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Sylvester Stallone, ‘A Land Imagined’ Honored at El Gouna Film Festival

Egypt’s El Gouna Film Festival has wrapped its second edition, with Singaporean director Yeo Slew Hua’s noir title “A Land Imagined” winning the Golden Star, the fest’s top prize, awarded by a jury headed by Oscar-winning Croatian producer Cedomir Kolar (“No Man’s Land”).

The genre pic, shot mostly at night, is about a jaded Singapore cop investigating the disappearance of a Chinese construction worker. It previously won the Locarno Film Festival’s Golden Leopard in August. The El Gouna award carries $50,000 in prize money, to be divided equally between the director and the main producer, Fran Borgia, and his Akanga Film Asia shingle. 

Egyptian director A.B. Shawky’s unconventional road movie “Yomeddine” won Best Arab Narrative Feature award and split honors for the fest’s Cinema for Humanity audience prize with “Another Day of Life,” an animation-documentary hybrid about the experiences of war journalist Ryszard Kapuscinski in 1970s Angola. This Spanish-Polish co-production is directed by Raul de la Fuente and Damian Nenow.

Shawky was also honored during El Gouna with the Variety MENA Talent of the Year Award. “Yomeddine,” in which a middle-aged man raised in a leper colony embarks on a journey across Egypt with a sidekick and a donkey, is Shawky’s first feature and is Egypt’s candidate for the foreign-language Oscar.

British photographer-turned-director Richard Billingham’s cine-memoir “Ray and Liz” won the Gouna Silver Star, while “The Heiresses” by Paraguay’s Marcello Mattinessi won the competition’s Bronze Star. 

Acting honors went to Poland’s Joanna Kulig, star of Pavel Pawlikovsky’s “Cold War,” and to Tunisia’s Mohamed Dhrif for his performance as the determined father in Mohammed Ben Attia’s ISIS-themed “Dear Son.”

U.S. titles fared well in the documentary competition, where Participant Media’s ecological doc “Aquarela,” which is both an ode to and a wake-up call about water, took that section’s Gold Star.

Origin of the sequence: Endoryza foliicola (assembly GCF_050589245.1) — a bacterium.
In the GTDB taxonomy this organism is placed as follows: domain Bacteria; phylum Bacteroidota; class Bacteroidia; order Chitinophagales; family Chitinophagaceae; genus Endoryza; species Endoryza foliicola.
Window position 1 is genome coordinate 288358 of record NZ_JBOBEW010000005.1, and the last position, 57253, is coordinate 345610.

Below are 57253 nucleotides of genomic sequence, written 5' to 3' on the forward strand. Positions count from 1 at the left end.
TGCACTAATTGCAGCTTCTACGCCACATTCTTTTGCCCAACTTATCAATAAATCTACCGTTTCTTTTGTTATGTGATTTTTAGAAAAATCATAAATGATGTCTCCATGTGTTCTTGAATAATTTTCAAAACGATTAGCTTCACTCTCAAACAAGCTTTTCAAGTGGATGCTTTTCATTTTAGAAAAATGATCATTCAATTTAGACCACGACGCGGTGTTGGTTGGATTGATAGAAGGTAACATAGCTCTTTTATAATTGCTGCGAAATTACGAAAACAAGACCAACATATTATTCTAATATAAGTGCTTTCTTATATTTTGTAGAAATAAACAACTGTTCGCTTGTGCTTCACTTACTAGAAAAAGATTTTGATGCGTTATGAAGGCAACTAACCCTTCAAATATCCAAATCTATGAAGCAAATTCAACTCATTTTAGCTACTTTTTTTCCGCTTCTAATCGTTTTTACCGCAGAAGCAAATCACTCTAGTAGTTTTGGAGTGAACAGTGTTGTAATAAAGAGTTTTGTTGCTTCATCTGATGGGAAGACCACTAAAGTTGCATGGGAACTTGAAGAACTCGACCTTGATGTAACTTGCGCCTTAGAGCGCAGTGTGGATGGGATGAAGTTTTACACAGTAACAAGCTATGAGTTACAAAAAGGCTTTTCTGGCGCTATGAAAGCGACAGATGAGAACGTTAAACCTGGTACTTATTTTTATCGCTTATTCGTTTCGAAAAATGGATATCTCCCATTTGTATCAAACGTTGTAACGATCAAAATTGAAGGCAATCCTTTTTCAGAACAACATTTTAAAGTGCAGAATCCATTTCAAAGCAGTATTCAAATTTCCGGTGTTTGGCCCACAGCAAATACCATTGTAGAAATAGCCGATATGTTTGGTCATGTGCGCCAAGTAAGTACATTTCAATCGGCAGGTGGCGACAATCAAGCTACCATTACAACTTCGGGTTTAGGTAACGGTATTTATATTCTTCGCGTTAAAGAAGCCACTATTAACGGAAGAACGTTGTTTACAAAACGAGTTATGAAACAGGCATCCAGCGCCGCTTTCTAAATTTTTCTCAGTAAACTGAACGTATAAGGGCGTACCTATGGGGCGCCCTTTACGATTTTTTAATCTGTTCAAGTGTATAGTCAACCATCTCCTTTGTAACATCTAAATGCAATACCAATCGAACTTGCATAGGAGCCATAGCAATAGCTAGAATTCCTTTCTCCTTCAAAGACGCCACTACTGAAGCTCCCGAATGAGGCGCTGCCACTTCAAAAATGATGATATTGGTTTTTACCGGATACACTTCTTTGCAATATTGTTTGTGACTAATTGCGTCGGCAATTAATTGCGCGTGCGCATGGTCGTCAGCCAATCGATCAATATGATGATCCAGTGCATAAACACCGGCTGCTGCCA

Prizes for festival entries totaled more than $220,000, the same amount as last year. However, the fest more than doubled the cash prizes, now totaling $175,000, for Arabic projects at its Cinegouna co-production market, where industry presence was strong. Attending were Berlin’s newly appointed artistic director, Carlo Chatrian, Tribeca topper Frederic Boyer, and Sundance programmer Heidi Zwicker.

Following the unexpected shuttering last December of the Dubai fest and market after 14 editions, El Gouna is certainly better-positioned to play a prominent role as an Arab film industry driver and bridgehead into the Middle East for quality international films.

The closing ceremony last Friday in the Red Sea resort’s open-air auditorium drew a mix of Hollywood and Arabic stars, including Sylvester Stallone, who was presented with the Lifetime Achievement Award, Owen Wilson, Patrick Dempsey, Clive Owen, Egypt’s Yousra and Yasmine Sabri, and Tunisia’s Dora Zarrouck. 

Stallone paid tribute onstage to Egypt, which he was visiting for the first time, for its “fantastic history, glory, mystery” and “its very romantic-sounding name,” before adding: “I will be back.”

Bankrolled mostly by Egyptian telecom billionaire Naguib Sawiris and directed by prominent Arab cinema programmer Intishal Al Timini, the ambitious new event ran into a political snag at its outset when Los Angeles-based Arab actor Ali Suliman, who plays terrorist Mousa Bin Suleiman in the Amazon Prime Video TV series “Jack Ryan,” was barred by Egyptian authorities from entering the country.

Suliman, who is a Palestinian born in Israel, was supposed to be a member of El Gouna’s main jury. He was reportedly carrying an Israeli passport and a Palestinian identification card. Sources say the incident, which the festival declined to comment on, was caused by a combination of an overzealous Egyptian border bureaucrat and the fact that fest organizers failed to anticipate the problem. Syrian director Soudade Kaadan, whose feature “The Day I Lost My Shadow” played in competition, was also denied entry into Egypt, a reminder of how politics can interfere with the film industry in the region.

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